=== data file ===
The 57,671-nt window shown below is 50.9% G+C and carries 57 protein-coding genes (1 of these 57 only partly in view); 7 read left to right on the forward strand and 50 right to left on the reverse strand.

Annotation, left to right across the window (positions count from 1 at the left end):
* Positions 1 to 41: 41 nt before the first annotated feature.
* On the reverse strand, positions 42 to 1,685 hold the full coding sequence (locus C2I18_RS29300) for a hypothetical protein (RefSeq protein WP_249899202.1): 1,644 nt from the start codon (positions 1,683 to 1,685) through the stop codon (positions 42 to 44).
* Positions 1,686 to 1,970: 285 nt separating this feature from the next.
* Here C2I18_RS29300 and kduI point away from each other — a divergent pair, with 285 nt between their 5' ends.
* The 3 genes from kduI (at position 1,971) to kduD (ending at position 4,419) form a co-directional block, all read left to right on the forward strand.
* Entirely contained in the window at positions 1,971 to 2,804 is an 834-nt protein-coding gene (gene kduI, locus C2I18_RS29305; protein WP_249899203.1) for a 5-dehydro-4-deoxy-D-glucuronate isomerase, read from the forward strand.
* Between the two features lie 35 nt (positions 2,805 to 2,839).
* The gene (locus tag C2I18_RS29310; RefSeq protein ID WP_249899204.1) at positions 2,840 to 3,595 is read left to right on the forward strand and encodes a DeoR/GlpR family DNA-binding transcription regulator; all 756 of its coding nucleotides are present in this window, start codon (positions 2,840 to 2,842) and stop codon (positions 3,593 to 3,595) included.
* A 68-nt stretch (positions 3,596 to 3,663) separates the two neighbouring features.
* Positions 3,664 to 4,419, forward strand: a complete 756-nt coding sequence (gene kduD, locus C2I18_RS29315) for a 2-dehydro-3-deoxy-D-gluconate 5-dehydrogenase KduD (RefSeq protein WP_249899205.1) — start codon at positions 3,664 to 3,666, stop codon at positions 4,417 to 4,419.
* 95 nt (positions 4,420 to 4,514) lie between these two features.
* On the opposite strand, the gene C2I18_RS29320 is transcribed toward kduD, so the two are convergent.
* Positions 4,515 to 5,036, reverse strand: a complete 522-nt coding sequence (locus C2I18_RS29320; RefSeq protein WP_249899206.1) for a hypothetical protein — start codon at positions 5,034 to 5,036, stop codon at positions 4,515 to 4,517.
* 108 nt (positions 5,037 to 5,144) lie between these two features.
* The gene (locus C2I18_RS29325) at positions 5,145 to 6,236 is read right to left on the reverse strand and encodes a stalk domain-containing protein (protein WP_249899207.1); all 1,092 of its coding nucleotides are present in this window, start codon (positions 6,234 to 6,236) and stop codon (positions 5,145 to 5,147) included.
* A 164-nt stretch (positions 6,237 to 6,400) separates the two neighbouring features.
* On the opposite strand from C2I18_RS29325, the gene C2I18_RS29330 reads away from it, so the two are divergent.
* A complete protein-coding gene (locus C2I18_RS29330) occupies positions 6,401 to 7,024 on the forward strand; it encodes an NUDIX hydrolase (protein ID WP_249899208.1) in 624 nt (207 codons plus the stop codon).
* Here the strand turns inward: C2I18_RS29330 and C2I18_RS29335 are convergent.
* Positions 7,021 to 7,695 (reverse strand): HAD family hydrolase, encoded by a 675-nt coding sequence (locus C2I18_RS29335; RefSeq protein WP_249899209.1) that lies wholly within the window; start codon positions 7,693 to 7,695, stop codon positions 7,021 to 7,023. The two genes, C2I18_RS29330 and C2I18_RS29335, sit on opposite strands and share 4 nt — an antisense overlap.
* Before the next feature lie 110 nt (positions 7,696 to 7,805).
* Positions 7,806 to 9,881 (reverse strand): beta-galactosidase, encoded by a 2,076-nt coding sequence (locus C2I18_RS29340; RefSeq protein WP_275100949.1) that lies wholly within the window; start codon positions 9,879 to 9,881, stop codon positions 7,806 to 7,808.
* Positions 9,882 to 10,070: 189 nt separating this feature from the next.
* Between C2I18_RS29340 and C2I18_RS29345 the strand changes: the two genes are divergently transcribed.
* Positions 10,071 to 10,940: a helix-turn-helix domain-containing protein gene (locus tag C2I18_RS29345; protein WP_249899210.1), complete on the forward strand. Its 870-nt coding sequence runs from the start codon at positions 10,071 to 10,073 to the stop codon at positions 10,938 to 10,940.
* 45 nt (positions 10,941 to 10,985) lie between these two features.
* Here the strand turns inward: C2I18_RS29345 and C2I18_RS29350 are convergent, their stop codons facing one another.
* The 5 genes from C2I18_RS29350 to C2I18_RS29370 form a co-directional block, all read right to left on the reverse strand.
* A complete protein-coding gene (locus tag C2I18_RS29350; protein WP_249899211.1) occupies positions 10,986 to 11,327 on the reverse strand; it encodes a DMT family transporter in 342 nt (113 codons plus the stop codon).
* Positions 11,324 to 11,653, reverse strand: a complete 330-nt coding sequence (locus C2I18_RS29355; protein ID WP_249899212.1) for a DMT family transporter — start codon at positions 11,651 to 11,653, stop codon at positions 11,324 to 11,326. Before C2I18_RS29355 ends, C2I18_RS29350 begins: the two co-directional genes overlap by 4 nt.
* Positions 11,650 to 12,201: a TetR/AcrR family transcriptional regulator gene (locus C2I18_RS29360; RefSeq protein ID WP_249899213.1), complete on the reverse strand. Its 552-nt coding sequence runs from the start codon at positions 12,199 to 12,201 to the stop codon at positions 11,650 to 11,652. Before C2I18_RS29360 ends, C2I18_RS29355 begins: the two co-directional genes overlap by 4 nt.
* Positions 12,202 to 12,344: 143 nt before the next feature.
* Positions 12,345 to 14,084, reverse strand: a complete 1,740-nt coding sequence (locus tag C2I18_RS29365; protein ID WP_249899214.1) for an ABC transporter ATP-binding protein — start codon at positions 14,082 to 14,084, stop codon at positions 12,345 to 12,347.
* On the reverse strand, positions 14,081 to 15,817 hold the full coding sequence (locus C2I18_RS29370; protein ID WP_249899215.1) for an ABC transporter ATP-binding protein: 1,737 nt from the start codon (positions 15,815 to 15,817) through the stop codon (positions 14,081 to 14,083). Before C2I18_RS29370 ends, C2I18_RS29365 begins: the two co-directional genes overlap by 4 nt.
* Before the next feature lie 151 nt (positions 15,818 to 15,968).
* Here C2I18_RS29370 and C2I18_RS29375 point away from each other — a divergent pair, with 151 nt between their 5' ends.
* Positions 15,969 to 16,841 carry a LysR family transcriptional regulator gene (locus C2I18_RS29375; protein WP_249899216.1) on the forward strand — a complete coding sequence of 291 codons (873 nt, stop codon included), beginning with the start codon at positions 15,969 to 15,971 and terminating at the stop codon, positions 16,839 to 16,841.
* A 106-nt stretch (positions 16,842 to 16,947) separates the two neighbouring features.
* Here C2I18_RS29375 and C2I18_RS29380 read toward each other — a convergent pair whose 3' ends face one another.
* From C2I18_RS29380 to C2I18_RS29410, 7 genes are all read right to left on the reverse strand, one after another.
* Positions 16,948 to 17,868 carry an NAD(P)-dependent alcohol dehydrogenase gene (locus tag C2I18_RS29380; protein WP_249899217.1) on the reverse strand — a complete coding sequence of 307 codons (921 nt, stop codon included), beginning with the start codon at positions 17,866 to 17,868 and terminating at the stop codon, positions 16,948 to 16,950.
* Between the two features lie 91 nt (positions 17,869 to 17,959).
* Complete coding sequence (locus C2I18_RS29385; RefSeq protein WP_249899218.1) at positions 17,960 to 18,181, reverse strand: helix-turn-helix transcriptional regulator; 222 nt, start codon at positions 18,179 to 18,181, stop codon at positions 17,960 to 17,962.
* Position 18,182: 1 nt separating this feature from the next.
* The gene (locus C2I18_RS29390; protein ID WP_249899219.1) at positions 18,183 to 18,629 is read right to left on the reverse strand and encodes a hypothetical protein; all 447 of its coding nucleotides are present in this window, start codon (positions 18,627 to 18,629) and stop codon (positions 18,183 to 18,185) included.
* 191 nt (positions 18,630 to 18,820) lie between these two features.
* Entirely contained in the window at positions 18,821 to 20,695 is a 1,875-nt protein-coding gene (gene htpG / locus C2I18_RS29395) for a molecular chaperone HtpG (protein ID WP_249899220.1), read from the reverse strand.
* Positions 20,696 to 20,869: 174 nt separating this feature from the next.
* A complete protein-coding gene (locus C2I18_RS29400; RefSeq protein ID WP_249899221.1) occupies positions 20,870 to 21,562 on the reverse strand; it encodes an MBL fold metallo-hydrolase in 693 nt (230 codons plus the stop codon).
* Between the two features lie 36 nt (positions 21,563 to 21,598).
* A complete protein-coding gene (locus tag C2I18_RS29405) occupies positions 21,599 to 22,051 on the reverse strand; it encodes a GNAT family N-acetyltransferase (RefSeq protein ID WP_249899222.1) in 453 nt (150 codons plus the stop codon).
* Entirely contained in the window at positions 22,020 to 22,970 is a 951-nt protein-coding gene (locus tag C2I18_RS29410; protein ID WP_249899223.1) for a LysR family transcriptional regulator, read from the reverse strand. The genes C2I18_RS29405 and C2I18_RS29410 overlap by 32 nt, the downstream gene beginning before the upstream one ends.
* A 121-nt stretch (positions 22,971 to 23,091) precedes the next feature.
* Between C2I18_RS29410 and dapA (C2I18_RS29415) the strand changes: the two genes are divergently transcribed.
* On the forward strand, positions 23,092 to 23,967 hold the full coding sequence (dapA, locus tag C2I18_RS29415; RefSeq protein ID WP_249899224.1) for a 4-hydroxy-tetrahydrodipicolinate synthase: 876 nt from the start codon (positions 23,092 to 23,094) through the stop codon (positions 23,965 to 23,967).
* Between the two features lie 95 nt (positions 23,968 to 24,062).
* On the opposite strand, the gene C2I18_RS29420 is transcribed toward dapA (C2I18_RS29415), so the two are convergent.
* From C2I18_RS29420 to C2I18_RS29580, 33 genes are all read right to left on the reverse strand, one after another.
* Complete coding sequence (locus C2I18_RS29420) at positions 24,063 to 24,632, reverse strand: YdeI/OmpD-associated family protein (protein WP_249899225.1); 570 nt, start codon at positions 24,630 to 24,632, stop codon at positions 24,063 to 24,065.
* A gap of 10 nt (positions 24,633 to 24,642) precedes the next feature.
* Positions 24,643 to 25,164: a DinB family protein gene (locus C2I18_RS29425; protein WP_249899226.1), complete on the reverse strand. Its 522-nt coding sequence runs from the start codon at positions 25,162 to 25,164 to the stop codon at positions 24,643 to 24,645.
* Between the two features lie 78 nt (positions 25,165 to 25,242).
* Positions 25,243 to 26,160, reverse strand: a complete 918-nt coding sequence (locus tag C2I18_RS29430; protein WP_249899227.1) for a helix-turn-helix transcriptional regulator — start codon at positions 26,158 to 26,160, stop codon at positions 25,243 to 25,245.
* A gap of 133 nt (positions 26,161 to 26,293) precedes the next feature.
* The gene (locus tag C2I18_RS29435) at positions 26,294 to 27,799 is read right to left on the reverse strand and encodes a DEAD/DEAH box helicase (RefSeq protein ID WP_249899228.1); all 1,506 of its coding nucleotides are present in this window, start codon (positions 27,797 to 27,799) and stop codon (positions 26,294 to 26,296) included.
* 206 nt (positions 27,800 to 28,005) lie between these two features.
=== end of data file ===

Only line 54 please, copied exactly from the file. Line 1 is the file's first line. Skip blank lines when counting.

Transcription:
* Entirely contained in the window at positions 22,020 to 22,970 is a 951-nt protein-coding gene (locus tag C2I18_RS29410; protein ID WP_249899223.1) for a LysR family transcriptional regulator, read from the reverse strand. The genes C2I18_RS29405 and C2I18_RS29410 overlap by 32 nt, the downstream gene beginning before the upstream one ends.